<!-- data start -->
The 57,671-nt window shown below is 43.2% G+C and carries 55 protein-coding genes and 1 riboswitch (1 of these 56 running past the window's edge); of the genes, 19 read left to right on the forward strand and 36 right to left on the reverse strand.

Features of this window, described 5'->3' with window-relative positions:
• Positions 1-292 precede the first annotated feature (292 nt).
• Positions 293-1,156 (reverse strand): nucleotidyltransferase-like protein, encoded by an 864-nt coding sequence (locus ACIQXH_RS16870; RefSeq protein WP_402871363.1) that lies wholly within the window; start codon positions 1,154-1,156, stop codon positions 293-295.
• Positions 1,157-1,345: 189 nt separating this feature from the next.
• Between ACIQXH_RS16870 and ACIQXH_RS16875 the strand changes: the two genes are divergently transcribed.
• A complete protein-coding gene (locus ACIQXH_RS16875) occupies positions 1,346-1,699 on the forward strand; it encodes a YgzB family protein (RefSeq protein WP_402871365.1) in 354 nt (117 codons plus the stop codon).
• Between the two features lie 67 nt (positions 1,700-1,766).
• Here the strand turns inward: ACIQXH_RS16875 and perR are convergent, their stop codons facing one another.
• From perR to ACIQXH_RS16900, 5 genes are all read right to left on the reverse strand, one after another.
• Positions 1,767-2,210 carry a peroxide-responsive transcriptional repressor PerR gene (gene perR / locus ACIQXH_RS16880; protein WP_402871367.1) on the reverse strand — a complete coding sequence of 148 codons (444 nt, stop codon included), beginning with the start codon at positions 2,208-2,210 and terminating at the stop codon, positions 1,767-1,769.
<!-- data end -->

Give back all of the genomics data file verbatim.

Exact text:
The 57,671-nt window shown below is 43.2% G+C and carries 55 protein-coding genes and 1 riboswitch (1 of these 56 running past the window's edge); of the genes, 19 read left to right on the forward strand and 36 right to left on the reverse strand.

Features of this window, described 5'->3' with window-relative positions:
• Positions 1-292 precede the first annotated feature (292 nt).
• Positions 293-1,156 (reverse strand): nucleotidyltransferase-like protein, encoded by an 864-nt coding sequence (locus ACIQXH_RS16870; RefSeq protein WP_402871363.1) that lies wholly within the window; start codon positions 1,154-1,156, stop codon positions 293-295.
• Positions 1,157-1,345: 189 nt separating this feature from the next.
• Between ACIQXH_RS16870 and ACIQXH_RS16875 the strand changes: the two genes are divergently transcribed.
• A complete protein-coding gene (locus ACIQXH_RS16875) occupies positions 1,346-1,699 on the forward strand; it encodes a YgzB family protein (RefSeq protein WP_402871365.1) in 354 nt (117 codons plus the stop codon).
• Between the two features lie 67 nt (positions 1,700-1,766).
• Here the strand turns inward: ACIQXH_RS16875 and perR are convergent, their stop codons facing one another.
• From perR to ACIQXH_RS16900, 5 genes are all read right to left on the reverse strand, one after another.
• Positions 1,767-2,210 carry a peroxide-responsive transcriptional repressor PerR gene (gene perR / locus ACIQXH_RS16880; protein WP_402871367.1) on the reverse strand — a complete coding sequence of 148 codons (444 nt, stop codon included), beginning with the start codon at positions 2,208-2,210 and terminating at the stop codon, positions 1,767-1,769.